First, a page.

Brandy has a much more wide-ranging definition than most distilled drinks. Essentially, you take some sort of fruit, you ferment it, distill it, and boom – brandy. Anything from the Cognac quaffed by Kim Jong Il to the early colonial apple brandies sipped on by George Washington adheres to this same basic formula. Grapes are the classic and standard for making “brandy,” and anything else is generally considered a “fruit brandy.”
Today I’m sampling Bertoux Brandy. I first heard of this brand while reading Tiki: Modern Tropical Cocktails, whose author Shannon Mustipher is a big advocate for the brand. Bertoux is a distillery out of California, whose soul product seems to be the namesake Bertoux Brandy. It’s bottled at 40% ABV, and is a blend of pot still brandies aged 3 to 7 years. If you go to the Bertoux website, you’ll see they push this pretty hard as a mixer.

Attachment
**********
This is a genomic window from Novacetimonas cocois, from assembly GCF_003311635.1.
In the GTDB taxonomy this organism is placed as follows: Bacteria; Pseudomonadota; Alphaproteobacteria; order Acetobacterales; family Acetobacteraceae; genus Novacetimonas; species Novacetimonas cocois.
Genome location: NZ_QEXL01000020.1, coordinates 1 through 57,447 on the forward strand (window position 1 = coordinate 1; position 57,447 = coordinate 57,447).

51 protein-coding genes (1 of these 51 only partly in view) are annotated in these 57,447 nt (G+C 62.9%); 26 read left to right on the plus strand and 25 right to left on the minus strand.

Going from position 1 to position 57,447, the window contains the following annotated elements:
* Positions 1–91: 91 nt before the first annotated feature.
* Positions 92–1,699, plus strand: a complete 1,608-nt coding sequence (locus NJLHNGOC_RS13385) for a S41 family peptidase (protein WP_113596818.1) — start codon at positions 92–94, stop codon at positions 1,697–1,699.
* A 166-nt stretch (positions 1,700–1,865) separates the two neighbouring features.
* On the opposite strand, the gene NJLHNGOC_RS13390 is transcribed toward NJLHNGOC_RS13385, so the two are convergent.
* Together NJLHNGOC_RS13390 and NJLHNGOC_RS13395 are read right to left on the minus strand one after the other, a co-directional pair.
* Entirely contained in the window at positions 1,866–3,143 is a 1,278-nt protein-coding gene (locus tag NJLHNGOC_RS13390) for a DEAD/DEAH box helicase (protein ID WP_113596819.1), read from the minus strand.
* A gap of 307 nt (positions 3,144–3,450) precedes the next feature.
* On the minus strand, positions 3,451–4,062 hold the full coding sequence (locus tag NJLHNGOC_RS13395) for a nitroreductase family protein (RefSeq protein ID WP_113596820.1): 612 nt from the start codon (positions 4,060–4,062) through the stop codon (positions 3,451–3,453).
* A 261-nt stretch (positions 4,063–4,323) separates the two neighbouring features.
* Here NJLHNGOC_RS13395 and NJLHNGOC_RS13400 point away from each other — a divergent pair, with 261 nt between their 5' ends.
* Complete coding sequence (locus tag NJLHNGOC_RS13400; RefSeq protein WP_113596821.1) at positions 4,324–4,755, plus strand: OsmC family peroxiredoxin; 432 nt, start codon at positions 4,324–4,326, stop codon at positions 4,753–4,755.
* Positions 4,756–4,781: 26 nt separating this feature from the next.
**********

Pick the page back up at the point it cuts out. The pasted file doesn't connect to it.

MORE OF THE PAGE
The Bertoux has a classic grapey brandy nose (you’re welcome), which also has hints of lemon and clove. On its own, it goes down pretty smooth, with a candied grape (raisin?) like flavor at the front followed by hints of wood on the tail. It’s not especially complex, but provides a solid and tasty brandy experience.
This brandy is intended for cocktails, a role which it fills well, although it’s also just fine on its own. Bertoux works very well in a Sidecar or a holiday egg nog, and would be a good option for any cocktail that calls for a brandy. I’d definitely recommend this one over other American brandies I’ve had in the same price range, and I think it would be a good player in place of more expensive Cognacs for mixing as well.